Learning Center Blog

Why You Should Talk About Retirement in Your 20’s

“Retirement? Why talk about retirement? I’m in my 20’s – it’s still 40+ years away! I have student loans and credit card debt to pay off. Maybe after that.”

Does that mindset sound familiar? Is retirement the furthest thing from your mind right now as you’re starting your first job? You’re definitely not alone. The median retirement savings for all working-age families in the US is only $5,000. The average savings is less frightening at $95,776, but, as we see by the median amount, doesn’t tell the whole story when you factor in no-savers and super-savers. 42% of Americans have less than $10,000 saved for retirement. In order to avoid retiring broke and take advantage of your golden years, you have to start saving in your 20’s. If these statistics alone haven’t already convinced you that you need to start saving for retirement as soon as possible, here are some other reasons to consider:

Compound interest adds up

The earlier you start saving for retirement, the more time your money has to grow. If you start saving earlier on, compound interest will allow you to save less during your first couple of jobs when you have less income to spare. If you wait until you’re older to start saving, you will have to save more each month than if you had started earlier and taken full advantage of compound interest. Starting early makes your money work harder for you!

You might be missing out on an employer benefit

Many employers offer to match up to a certain percentage of your earnings if you use it for retirement contributions. For example, if you place 3% of your income into a designated IRA or other retirement account, many employers will deposit the same amount into that account. Employers who offer this are essentially giving you a 3% bonus if you save that same amount for retirement. Free money if you do what’s best for you and save! How great is that? Employers who do this also help you take even more advantage of compound interest if you start early since a larger amount will be going into your retirement account.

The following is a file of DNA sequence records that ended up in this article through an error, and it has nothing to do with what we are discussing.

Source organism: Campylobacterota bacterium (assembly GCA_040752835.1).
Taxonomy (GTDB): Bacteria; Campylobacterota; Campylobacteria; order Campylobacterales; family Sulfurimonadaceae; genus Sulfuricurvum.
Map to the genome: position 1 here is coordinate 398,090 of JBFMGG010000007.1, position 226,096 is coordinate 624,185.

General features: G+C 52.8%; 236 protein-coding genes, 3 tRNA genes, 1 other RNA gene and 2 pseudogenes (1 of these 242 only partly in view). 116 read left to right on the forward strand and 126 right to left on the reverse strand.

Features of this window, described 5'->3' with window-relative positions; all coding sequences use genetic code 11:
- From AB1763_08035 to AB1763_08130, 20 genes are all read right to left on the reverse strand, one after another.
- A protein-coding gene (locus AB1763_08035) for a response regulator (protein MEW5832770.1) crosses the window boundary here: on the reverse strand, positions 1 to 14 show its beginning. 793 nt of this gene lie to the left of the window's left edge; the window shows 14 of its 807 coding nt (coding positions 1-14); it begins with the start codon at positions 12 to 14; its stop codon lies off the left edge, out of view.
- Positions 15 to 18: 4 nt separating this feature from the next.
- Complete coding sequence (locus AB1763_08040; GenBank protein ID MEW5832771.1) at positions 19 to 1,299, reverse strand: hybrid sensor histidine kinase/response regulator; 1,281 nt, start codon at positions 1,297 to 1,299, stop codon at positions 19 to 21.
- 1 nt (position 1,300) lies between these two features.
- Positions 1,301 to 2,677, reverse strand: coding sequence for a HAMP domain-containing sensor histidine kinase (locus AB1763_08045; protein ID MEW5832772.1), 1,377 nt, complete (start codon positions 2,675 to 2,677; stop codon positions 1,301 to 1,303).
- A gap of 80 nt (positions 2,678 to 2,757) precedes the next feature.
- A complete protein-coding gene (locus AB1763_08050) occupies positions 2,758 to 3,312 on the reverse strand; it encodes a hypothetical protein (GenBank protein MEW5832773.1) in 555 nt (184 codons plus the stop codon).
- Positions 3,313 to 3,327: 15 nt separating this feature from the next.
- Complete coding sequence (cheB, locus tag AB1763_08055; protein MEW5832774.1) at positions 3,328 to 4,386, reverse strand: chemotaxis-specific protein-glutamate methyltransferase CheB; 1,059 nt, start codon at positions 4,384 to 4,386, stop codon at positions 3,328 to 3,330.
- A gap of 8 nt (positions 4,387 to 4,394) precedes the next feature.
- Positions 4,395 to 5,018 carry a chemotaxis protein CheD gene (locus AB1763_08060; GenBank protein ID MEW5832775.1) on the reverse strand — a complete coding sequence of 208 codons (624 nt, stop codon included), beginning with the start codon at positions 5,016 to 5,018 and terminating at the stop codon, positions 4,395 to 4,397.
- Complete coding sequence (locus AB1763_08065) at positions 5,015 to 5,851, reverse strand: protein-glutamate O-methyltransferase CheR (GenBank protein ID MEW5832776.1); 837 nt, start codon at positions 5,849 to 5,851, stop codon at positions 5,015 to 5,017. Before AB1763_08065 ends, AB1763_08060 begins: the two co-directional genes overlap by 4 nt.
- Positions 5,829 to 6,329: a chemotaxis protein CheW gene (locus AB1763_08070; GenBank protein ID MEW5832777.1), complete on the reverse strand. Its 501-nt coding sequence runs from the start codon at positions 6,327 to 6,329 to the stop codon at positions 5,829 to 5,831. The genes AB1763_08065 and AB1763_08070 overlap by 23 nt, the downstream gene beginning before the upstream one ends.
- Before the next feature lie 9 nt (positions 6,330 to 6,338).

Lower your taxes

Any contributions that you make to a 401(k), traditional IRA, or other employer sponsored retirement account are pre-tax deductions. This means that you will not be taxed on the amount that you contribute. If you’re contributing into a traditional IRA, the full amount that you contributed can be deducted when you file your tax return. If you contribute to a 401(k), the amount you contribute is taken from your paycheck before tax is ever taken out – and before you ever see it, which makes it less painful.

You could retire early

If you start saving early and build up enough money before the usual retirement age, you could retire early! If you start saving a decent amount at your first job when you’re 22 or 23 and give it 40 years to grow and earn compound interest, you could feasibly be able to retire early. If you start when you’re 40 or 50 years old, it is unlikely you’ll be able to retire early – it is even likely that you could have to wait and retire later than you had hoped.

Start Planning for Retirement Early with Patriot Federal Credit Union

If you’re ready to start talking about retirement but aren’t sure where to start, Patriot can help. Retirement planning is what our team of in-house financial advisors live for. Call or visit our website to schedule an appointment to go over what options you have to make the most out of your retirement by planning for it now.

The content provided in this publication is for informational purposes only. Nothing stated is to be construed as financial or legal advice. Patriot Federal Credit Union does not endorse any third parties, including but not limited to, referenced individuals, companies, organizations, products, blogs, or websites. Patriot Federal Credit Union does not warrant any advice provided by third parties. Patriot Federal Credit Union does not guarantee the accuracy or completeness of the information provided by third parties. Patriot Federal Credit Union recommends that you seek the advice of a qualified financial, tax, legal, or other professional if you have questions.